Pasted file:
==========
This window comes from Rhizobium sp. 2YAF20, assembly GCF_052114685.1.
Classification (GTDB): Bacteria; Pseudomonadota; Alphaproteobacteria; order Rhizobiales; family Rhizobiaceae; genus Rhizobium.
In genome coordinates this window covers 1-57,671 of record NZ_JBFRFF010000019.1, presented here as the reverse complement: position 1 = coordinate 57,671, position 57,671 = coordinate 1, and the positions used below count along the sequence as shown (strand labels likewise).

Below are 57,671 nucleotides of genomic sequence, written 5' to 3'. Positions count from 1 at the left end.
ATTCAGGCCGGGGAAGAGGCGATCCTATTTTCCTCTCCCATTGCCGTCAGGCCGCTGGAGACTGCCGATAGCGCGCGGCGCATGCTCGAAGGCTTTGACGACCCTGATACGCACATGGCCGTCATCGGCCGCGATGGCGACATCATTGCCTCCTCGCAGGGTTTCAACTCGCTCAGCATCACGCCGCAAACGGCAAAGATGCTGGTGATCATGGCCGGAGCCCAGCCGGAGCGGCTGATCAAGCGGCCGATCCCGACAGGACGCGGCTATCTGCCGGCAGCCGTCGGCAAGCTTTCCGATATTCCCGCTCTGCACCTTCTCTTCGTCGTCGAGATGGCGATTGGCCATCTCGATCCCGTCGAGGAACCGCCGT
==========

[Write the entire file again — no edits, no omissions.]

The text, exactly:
This window comes from Rhizobium sp. 2YAF20, assembly GCF_052114685.1.
Classification (GTDB): Bacteria; Pseudomonadota; Alphaproteobacteria; order Rhizobiales; family Rhizobiaceae; genus Rhizobium.
In genome coordinates this window covers 1-57,671 of record NZ_JBFRFF010000019.1, presented here as the reverse complement: position 1 = coordinate 57,671, position 57,671 = coordinate 1, and the positions used below count along the sequence as shown (strand labels likewise).

Below are 57,671 nucleotides of genomic sequence, written 5' to 3'. Positions count from 1 at the left end.
ATTCAGGCCGGGGAAGAGGCGATCCTATTTTCCTCTCCCATTGCCGTCAGGCCGCTGGAGACTGCCGATAGCGCGCGGCGCATGCTCGAAGGCTTTGACGACCCTGATACGCACATGGCCGTCATCGGCCGCGATGGCGACATCATTGCCTCCTCGCAGGGTTTCAACTCGCTCAGCATCACGCCGCAAACGGCAAAGATGCTGGTGATCATGGCCGGAGCCCAGCCGGAGCGGCTGATCAAGCGGCCGATCCCGACAGGACGCGGCTATCTGCCGGCAGCCGTCGGCAAGCTTTCCGATATTCCCGCTCTGCACCTTCTCTTCGTCGTCGAGATGGCGATTGGCCATCTCGATCCCGTCGAGGAACCGCCGT